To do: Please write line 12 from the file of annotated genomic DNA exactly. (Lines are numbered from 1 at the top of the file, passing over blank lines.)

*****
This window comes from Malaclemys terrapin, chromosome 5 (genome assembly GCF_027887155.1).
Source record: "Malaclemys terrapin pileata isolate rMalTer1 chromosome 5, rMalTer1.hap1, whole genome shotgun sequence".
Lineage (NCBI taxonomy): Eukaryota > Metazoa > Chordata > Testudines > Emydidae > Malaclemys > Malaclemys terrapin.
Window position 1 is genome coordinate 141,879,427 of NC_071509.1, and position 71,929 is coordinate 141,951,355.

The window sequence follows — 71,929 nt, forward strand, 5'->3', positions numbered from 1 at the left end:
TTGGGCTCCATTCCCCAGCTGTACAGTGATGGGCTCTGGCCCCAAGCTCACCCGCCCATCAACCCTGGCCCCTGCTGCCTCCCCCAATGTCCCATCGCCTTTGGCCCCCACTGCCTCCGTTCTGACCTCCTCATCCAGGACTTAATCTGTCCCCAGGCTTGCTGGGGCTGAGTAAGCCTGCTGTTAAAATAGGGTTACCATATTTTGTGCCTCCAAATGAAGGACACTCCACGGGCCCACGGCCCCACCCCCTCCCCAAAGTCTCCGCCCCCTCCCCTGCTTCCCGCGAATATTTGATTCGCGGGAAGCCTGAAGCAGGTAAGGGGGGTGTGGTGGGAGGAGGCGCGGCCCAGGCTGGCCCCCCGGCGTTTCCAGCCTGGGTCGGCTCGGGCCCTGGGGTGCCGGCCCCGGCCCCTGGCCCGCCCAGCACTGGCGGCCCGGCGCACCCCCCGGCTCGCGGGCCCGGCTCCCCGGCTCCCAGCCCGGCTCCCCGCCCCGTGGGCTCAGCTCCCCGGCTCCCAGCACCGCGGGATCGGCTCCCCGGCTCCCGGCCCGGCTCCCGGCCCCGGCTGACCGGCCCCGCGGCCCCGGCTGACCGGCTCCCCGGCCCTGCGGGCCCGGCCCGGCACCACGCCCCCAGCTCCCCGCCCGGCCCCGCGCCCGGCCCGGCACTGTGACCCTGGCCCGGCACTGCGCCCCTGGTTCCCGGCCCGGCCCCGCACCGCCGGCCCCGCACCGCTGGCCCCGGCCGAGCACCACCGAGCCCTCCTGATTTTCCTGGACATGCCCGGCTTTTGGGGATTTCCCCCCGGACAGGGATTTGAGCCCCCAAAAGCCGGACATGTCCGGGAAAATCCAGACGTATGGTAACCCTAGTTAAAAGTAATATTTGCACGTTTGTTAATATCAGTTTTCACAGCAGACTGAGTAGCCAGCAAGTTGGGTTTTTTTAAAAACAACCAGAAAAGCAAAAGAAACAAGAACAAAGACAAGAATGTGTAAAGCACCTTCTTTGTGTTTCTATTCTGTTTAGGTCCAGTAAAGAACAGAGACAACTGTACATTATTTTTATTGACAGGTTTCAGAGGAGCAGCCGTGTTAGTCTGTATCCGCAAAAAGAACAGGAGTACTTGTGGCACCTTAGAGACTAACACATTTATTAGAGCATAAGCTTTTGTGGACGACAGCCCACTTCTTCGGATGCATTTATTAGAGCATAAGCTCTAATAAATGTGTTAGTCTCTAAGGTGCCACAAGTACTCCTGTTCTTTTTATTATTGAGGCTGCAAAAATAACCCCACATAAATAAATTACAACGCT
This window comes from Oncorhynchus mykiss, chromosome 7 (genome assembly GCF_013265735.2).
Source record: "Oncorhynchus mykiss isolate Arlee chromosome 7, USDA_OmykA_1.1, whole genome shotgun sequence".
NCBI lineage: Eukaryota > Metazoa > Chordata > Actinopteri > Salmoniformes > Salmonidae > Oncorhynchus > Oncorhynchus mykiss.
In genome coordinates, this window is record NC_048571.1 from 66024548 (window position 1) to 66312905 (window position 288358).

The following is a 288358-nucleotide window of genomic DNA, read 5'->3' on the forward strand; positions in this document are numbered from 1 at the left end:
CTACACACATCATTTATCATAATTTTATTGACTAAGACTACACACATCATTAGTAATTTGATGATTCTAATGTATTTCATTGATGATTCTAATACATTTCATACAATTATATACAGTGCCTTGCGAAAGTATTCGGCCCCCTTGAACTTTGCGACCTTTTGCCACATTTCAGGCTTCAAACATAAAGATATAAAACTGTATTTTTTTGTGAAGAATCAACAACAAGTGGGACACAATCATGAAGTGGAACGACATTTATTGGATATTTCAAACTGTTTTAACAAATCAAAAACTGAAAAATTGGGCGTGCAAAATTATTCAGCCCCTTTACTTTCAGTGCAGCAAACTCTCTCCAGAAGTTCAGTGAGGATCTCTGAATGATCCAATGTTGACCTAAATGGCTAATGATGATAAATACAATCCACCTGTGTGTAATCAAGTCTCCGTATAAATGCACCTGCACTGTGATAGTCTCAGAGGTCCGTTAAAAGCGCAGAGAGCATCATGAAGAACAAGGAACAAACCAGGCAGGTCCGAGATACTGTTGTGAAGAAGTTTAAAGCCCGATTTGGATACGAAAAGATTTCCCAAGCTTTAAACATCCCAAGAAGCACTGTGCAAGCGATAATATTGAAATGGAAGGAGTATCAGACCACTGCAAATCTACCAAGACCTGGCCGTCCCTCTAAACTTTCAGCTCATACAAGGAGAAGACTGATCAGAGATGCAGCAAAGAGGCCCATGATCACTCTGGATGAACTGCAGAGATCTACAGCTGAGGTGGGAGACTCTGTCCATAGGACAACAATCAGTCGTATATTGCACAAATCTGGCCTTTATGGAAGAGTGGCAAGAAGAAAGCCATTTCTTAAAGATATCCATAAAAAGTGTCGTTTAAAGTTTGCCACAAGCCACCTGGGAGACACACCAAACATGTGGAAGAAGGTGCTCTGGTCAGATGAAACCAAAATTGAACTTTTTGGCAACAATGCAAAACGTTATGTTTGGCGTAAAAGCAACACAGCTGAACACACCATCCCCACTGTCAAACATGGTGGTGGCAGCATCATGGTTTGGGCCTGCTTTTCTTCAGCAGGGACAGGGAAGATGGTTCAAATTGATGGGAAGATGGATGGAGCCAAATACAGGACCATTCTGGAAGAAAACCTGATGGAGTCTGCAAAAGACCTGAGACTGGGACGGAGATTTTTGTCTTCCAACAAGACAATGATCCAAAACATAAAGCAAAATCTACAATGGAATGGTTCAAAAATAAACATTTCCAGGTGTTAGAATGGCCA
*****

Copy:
CTACACACATCATTTATCATAATTTTATTGACTAAGACTACACACATCATTAGTAATTTGATGATTCTAATGTATTTCATTGATGATTCTAATACATTTCATACAATTATATACAGTGCCTTGCGAAAGTATTCGGCCCCCTTGAACTTTGCGACCTTTTGCCACATTTCAGGCTTCAAACATAAAGATATAAAACTGTATTTTTTTGTGAAGAATCAACAACAAGTGGGACACAATCATGAAGTGGAACGACATTTATTGGATATTTCAAACTGTTTTAACAAATCAAAAACTGAAAAATTGGGCGTGCAAAATTATTCAGCCCCTTTACTTTCAGTGCAGCAAACTCTCTCCAGAAGTTCAGTGAGGATCTCTGAATGATCCAATGTTGACCTAAATGGCTAATGATGATAAATACAATCCACCTGTGTGTAATCAAGTCTCCGTATAAATGCACCTGCACTGTGATAGTCTCAGAGGTCCGTTAAAAGCGCAGAGAGCATCATGAAGAACAAGGAACAAACCAGGCAGGTCCGAGATACTGTTGTGAAGAAGTTTAAAGCCCGATTTGGATACGAAAAGATTTCCCAAGCTTTAAACATCCCAAGAAGCACTGTGCAAGCGATAATATTGAAATGGAAGGAGTATCAGACCACTGCAAATCTACCAAGACCTGGCCGTCCCTCTAAACTTTCAGCTCATACAAGGAGAAGACTGATCAGAGATGCAGCAAAGAGGCCCATGATCACTCTGGATGAACTGCAGAGATCTACAGCTGAGGTGGGAGACTCTGTCCATAGGACAACAATCAGTCGTATATTGCACAAATCTGGCCTTTATGGAAGAGTGGCAAGAAGAAAGCCATTTCTTAAAGATATCCATAAAAAGTGTCGTTTAAAGTTTGCCACAAGCCACCTGGGAGACACACCAAACATGTGGAAGAAGGTGCTCTGGTCAGATGAAACCAAAATTGAACTTTTTGGCAACAATGCAAAACGTTATGTTTGGCGTAAAAGCAACACAGCTGAACACACCATCCCCACTGTCAAACATGGTGGTGGCAGCATCATGGTTTGGGCCTGCTTTTCTTCAGCAGGGACAGGGAAGATGGTTCAAATTGATGGGAAGATGGATGGAGCCAAATACAGGACCATTCTGGAAGAAAACCTGATGGAGTCTGCAAAAGACCTGAGACTGGGACGGAGATTTTTGTCTTCCAACAAGACAATGATCCAAAACATAAAGCAAAATCTACAATGGAATGGTTCAAAAATAAACATTTCCAGGTGTTAGAATGGCCA